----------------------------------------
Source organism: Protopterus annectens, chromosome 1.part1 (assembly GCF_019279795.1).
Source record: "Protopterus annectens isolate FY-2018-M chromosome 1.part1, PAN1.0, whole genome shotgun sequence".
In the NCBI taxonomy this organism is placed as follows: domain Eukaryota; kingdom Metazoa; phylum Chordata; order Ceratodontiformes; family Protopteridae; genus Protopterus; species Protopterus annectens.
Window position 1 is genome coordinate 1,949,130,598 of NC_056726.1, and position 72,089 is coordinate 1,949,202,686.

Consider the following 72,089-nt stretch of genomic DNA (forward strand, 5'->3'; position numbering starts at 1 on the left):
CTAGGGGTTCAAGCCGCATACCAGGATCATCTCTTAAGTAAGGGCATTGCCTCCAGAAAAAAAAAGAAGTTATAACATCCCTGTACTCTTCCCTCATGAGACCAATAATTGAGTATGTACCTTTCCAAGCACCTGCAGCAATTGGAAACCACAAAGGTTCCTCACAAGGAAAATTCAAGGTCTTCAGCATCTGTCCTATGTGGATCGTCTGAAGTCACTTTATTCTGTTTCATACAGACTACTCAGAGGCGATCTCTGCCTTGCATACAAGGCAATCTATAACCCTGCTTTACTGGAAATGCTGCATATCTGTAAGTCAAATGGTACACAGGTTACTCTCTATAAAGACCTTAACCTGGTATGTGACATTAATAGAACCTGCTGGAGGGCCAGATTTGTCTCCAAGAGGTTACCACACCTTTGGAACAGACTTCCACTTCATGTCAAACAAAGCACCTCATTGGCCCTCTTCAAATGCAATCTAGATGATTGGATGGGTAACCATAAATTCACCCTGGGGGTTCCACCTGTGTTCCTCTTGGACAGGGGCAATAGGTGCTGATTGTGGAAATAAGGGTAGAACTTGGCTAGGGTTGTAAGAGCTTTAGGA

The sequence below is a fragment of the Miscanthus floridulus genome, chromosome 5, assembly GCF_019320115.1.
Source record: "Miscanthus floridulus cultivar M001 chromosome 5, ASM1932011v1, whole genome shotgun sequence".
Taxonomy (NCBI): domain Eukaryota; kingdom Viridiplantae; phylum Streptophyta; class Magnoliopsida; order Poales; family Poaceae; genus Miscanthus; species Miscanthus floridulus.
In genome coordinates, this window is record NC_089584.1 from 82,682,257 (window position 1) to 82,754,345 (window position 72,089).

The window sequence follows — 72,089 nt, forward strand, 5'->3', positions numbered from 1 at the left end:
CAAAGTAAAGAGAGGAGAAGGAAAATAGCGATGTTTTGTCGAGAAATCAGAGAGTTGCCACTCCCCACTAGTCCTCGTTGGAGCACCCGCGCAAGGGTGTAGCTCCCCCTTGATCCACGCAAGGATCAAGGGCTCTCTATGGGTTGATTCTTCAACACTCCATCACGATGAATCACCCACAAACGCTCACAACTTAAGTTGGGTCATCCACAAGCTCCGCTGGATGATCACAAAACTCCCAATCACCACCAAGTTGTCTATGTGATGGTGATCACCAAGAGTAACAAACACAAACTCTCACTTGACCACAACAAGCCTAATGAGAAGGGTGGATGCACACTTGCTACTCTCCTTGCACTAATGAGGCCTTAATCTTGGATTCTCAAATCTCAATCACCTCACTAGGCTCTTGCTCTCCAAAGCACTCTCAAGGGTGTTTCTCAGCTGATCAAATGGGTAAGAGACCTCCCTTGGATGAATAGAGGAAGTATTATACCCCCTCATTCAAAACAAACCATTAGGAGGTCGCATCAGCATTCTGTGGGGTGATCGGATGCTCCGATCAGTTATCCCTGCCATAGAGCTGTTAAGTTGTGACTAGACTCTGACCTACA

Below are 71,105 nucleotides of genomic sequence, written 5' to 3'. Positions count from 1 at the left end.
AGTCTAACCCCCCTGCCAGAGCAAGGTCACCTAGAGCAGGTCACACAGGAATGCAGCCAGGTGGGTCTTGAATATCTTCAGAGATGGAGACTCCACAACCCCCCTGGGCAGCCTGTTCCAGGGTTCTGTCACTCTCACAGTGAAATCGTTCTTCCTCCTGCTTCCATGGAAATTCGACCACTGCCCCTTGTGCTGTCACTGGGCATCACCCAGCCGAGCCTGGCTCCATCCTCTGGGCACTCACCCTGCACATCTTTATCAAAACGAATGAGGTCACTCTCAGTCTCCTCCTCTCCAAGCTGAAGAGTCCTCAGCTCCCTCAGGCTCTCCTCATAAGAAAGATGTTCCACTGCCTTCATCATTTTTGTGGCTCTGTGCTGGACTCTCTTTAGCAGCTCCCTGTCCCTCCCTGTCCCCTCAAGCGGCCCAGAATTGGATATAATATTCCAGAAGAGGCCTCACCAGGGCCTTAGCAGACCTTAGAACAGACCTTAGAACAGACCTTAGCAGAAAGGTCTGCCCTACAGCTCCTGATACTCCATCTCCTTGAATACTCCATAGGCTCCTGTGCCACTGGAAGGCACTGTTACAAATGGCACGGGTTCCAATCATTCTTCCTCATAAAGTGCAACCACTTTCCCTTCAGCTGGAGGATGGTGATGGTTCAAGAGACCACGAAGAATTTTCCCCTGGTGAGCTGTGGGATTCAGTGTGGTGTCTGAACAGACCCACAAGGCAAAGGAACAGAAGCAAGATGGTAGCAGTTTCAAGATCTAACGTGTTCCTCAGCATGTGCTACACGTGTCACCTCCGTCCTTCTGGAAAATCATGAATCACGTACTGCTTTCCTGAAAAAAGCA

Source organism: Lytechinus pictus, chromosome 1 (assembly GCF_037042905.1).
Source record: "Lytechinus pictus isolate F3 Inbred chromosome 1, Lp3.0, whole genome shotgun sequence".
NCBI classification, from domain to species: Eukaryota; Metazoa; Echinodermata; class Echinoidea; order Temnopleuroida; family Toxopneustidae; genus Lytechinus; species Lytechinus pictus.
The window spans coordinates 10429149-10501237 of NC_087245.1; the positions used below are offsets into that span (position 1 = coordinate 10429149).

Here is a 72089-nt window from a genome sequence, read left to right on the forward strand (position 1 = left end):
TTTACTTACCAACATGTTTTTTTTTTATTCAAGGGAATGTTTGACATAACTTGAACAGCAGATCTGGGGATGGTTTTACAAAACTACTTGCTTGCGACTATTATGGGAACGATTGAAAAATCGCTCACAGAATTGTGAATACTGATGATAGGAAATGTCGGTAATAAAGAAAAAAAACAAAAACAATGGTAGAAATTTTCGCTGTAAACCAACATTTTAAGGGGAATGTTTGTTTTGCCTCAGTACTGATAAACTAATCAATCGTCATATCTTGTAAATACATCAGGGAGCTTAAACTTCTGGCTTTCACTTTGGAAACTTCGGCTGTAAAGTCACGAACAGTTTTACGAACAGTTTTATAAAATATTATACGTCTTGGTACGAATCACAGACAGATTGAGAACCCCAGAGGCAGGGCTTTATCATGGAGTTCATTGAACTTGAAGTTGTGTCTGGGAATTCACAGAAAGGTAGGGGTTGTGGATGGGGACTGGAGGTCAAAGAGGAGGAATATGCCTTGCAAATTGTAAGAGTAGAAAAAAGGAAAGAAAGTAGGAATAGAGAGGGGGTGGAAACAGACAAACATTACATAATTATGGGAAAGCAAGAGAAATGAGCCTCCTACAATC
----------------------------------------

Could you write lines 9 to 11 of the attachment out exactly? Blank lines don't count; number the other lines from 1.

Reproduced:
Taxonomy (NCBI): domain Eukaryota; kingdom Viridiplantae; phylum Streptophyta; class Magnoliopsida; order Poales; family Poaceae; genus Miscanthus; species Miscanthus floridulus.
In genome coordinates, this window is record NC_089584.1 from 82,682,257 (window position 1) to 82,754,345 (window position 72,089).

The window sequence follows — 72,089 nt, forward strand, 5'->3', positions numbered from 1 at the left end: